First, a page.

If you are like most sailboat owners, you haven't serviced your winches since you bought your boat. You need to grease your winches because they are probably one of the more expensive items on your boat.

Winches can be a little intimidating. They are not as bad as they look — even though when you first pull off the drum it looks like the gears and bearings are laughing at you.

Every winch is different from the next, so there is no good way to try to memorize how a winch goes back together. However, the one thing that works to your advantage is that a winch cannot be put together wrong because the parts will only fit one way — with the exception of maybe getting a washer in the wrong place. If you do find yourself in trouble, Harken has assembly diagrams and you can actually download a parts breakdown at www.harken.com. After you've done one, you will realize it is not as hard as it seems.

It is a good idea to have everything handy before you start because you will be too greasy to dig around your clean boat for needed items. The things you will need are: lots of paper towels, mineral spirits, coffee can, small paint brush, winch grease, and tools including metric Allen wrenches, and hot water access.

The mineral spirits will be poured into the coffee can and used to clean parts with the small paintbrush (after cleaning, rinse all the parts in hot water). The first step is to remove the drum from the base of the winch.

This step will vary from manufacturer to manufacturer. Harken uses a screw at the bottom of the winch handle socket. Simply unscrew it, pull the socket out, and lift the drum off. The basic idea is that the line-peeling arm keeps the drum in place. Other winches simply use a split ring to hold the drum down. Removing the split ring can get a little tedious, but you can usually get it off by hooking a corner of it with a knife. As you lift the drum off, be aware that the roller bearing cages like to momentarily stick inside the drum. The roller bearing cages then drop out unexpectedly. Just make sure they don't bounce off the deck into the water!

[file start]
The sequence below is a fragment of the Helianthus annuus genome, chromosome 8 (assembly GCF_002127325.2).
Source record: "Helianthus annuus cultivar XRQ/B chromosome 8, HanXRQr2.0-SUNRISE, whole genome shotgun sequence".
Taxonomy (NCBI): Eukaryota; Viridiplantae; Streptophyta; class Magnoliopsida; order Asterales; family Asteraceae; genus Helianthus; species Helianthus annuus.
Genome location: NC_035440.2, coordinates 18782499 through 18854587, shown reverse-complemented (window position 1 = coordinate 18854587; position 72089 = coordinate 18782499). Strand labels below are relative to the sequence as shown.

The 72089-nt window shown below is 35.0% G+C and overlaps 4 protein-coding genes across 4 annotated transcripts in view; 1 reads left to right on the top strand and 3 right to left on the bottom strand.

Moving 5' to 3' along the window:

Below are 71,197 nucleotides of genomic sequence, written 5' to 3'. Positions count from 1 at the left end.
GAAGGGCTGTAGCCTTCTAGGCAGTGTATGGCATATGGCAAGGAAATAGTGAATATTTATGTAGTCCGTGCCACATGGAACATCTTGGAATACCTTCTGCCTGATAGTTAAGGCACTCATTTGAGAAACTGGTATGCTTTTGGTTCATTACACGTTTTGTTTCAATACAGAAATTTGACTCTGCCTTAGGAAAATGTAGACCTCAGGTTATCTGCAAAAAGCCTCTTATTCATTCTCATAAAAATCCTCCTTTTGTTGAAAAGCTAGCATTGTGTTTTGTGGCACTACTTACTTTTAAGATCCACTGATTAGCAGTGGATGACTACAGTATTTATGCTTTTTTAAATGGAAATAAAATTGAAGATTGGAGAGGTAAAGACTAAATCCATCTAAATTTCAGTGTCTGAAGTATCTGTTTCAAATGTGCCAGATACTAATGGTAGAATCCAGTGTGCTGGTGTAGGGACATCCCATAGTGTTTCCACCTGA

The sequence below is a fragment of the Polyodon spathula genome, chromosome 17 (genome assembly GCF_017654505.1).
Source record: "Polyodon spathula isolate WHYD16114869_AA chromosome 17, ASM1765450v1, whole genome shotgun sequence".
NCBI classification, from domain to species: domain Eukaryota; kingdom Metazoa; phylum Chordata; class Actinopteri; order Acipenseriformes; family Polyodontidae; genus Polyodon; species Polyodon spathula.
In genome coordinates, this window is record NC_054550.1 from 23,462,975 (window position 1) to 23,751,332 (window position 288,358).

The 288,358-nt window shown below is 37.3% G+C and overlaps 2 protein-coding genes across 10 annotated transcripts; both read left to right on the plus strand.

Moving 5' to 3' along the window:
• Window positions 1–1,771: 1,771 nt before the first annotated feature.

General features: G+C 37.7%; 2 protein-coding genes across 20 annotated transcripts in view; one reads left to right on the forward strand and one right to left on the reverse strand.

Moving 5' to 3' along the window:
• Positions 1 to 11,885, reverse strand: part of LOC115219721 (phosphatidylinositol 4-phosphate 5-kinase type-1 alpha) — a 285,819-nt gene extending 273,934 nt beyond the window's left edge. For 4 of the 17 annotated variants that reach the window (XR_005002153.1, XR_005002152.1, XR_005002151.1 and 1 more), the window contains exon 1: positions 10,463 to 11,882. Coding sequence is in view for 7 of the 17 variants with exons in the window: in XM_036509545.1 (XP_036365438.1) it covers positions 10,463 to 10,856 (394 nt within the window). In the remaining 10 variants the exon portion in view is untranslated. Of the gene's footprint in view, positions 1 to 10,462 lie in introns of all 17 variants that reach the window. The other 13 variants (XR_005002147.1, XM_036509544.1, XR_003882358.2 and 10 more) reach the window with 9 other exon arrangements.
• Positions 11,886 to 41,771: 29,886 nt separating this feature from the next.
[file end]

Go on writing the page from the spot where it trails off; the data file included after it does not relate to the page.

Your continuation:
Now you are at the point where you will have to remove all the gears and bearings for cleaning. Even though (as I said before), the winch only goes back together one way, it wouldn't hurt to take a real good look at everything. More importantly, take note where the washers and other little items go, because it can be hard to figure out their location. Don't waste too much time worrying about the larger gears and drive shaft because it will be easy to find their homes. Pulling the gears and bearings out is actually quite simple and doesn't require any tools or skill. They just slip over the gear shaft, so all that needs to be done is to lift them off the shaft by hand.

Now take the gears and bearings, and anything else that looks messy, and place them in the coffee can. Fill the can with just enough mineral spirits to cover the parts, and let them soak for a while. Some filthy parts may need to soak over night.

After soaking, take the small brush and work the old grease off the part. When you are cleaning the parts, don't forget to clean the gear ring on the inside of the drum. After all of the old grease and grime has been removed, it is important to rinse the parts in hot water. The hot water will remove all of the mineral spirits, which if left on, would break down your new grease.

Now, take a deep breath because it is time to reassemble the winch. As you are putting all the gears back into place, you will want to take a close look at how the pawls are operating. Pawls are the things that go "click, click, click" while the winch is being turned, and they are the heart and soul of the whole thing. If they don't open and close smoothly and lively, the drum could actually spin backward - ruining the whole sailing trip. So, if there is any question that the pawls are not working properly, it is much easier to just replace them and the little springs. Also, it is very important NOT to grease the pawls because the grease will cause them to stick, and if they stick, the gears won't engage. Instead, lubricate them with any light oil that might be on hand.

The final step is to place all the winch parts back into the base where they belong. If you end up with extra parts, instead of tossing them in the water when nobody is looking, you will have to go back through each part and play detective until its home is discovered. Also, it's not a bad idea to periodically give the shaft and gears a spin to make sure you are on the right path. Once you are certain the winch is reassembled correctly, lightly brush on some clean winch grease. Don't think by packing them with too much grease they will last for years and therefore they won't have to be serviced for a while! This only makes a big mess down the road. Now that the gears and bearings are all in place with new grease, all that needs to be done is to remount the drum. That's it!

You're done…at least with one winch!